Thursday, October 30, 2014

Senate Not Looking Good for Dems

As you can see from the different news sources above, it is not looking good for the Dems next Tuesday.  Here is what the Upshot, from the NewYorkTimes says about the most interesting eleven races and where is what my favorite - 538 says.  

Tuesday, October 28, 2014

Midterm Election Ads

This is a great set of advertisements, which was Tweeted to me by Mashable, some of which I am going to show my government student tomorrow.  As part of the presentation, we'll review the following terms: midterm, gerrymandering, incumbent, open seat, primary, caucus, Baker v. Carr, Westbury v. Saunders, # in the House, # in the US Senate, general election, etc. Here are all of the ads.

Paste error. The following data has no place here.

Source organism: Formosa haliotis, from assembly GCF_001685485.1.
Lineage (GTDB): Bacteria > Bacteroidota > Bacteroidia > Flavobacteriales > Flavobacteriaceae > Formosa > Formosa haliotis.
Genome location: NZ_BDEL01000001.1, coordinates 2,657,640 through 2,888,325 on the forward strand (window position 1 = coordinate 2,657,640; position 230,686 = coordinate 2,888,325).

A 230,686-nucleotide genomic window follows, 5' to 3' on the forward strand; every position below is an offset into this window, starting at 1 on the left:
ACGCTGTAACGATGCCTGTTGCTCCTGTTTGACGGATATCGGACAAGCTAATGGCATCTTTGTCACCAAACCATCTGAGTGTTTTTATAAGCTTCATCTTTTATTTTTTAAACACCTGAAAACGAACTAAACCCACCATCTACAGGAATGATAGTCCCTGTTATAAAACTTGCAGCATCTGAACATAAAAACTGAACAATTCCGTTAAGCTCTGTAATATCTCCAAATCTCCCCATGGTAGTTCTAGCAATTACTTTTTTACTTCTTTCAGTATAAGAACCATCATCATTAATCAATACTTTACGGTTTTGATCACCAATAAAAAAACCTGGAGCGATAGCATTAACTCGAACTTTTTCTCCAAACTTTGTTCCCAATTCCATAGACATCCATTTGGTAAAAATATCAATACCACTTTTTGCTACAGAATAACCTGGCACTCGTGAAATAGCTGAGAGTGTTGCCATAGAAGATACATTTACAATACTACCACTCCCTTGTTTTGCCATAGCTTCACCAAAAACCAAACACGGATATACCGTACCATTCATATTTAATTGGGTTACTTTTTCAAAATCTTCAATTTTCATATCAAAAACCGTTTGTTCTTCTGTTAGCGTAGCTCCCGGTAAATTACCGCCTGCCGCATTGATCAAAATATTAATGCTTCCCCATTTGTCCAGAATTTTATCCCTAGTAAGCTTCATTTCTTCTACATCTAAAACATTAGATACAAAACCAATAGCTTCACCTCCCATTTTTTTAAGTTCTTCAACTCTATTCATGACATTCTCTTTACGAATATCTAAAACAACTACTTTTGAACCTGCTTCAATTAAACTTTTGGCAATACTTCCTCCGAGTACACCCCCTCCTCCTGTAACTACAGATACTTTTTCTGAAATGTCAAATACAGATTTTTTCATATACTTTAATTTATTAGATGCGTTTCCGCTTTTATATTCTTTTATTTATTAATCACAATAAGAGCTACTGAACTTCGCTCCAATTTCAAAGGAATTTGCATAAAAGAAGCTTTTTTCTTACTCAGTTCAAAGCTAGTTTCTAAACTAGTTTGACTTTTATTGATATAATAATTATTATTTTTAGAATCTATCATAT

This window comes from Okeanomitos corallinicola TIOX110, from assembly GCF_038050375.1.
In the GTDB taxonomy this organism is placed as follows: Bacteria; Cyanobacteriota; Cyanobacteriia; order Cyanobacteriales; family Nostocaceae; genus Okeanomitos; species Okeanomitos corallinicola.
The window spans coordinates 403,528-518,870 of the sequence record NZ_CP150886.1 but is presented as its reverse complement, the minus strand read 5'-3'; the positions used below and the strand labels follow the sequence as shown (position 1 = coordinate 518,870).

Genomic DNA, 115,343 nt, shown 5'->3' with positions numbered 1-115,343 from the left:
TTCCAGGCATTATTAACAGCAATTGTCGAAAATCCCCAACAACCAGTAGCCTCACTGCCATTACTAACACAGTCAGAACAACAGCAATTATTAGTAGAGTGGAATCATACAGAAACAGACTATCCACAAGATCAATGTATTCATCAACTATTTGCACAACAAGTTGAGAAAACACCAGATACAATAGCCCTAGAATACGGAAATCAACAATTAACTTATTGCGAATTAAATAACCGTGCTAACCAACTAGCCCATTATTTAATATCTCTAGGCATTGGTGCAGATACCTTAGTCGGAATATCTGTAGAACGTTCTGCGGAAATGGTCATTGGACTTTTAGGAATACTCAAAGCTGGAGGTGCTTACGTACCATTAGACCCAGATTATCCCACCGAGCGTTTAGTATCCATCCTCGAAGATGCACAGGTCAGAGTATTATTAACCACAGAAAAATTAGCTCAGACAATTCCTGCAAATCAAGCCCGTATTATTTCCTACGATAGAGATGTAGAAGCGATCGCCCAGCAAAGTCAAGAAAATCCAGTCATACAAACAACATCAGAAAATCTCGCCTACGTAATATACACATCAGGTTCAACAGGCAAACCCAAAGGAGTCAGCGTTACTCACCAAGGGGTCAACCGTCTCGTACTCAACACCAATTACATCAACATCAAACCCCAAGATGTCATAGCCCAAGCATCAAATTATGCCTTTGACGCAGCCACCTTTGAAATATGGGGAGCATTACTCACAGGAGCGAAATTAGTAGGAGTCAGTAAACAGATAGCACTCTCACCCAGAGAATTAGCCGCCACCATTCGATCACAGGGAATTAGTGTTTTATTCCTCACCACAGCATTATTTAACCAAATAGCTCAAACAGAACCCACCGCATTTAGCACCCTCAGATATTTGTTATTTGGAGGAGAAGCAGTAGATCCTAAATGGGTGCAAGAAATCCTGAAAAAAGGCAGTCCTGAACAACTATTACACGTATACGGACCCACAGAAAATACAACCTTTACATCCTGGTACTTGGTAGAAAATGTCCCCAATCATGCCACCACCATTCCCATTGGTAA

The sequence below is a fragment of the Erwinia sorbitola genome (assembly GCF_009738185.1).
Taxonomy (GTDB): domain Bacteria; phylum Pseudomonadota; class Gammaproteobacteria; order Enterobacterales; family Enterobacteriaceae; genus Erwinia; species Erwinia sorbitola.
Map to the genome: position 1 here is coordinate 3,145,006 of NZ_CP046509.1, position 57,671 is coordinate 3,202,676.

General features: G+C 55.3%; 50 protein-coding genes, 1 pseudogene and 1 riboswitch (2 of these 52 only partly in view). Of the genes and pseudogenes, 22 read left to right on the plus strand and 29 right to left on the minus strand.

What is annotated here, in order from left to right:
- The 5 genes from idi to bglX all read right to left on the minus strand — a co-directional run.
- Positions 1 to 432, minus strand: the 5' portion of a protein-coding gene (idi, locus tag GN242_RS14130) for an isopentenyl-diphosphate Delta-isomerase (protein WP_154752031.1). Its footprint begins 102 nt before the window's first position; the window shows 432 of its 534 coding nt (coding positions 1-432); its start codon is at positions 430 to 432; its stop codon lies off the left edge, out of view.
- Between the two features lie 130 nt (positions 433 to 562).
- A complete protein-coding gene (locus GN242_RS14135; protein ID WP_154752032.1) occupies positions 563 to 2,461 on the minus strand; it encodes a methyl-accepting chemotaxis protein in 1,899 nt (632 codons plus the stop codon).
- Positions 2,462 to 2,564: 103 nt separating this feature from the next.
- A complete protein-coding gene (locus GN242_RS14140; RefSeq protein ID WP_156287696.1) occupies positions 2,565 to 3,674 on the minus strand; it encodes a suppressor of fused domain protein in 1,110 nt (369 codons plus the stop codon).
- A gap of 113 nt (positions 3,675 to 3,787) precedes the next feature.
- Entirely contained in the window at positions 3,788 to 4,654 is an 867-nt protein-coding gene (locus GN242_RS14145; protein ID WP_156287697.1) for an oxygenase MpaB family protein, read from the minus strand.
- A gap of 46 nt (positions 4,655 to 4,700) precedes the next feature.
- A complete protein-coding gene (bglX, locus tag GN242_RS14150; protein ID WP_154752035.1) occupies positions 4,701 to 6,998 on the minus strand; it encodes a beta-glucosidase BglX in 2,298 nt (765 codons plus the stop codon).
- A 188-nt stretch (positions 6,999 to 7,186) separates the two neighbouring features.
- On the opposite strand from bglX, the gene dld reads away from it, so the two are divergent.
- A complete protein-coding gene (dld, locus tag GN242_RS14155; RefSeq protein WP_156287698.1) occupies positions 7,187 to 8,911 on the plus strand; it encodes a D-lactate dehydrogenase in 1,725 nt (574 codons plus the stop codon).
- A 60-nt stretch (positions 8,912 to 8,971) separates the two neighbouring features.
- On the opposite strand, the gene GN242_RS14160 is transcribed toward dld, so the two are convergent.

In case you missed the Cowboy - Washington game last night, Ed Gillespie (R) ran an ad tying the Washington team name to over involvement of government 

Monday, October 27, 2014

Halloween Government Assignment

Today the WashPost has an article on lobbying, candy and laws and since my students just finished Congress and interest groups and are working on the executive branch and the bureaucracy, I expanded on the article and made this assignment.  We'll do it on Friday and end with the question of whether or not the federal government should regulate sugar and if, not should the government pay for the problems (such as diabetes) that come from too much candy consumption. 

Thursday, October 23, 2014

My Book is Getting Closer & You Can Pre-Order Now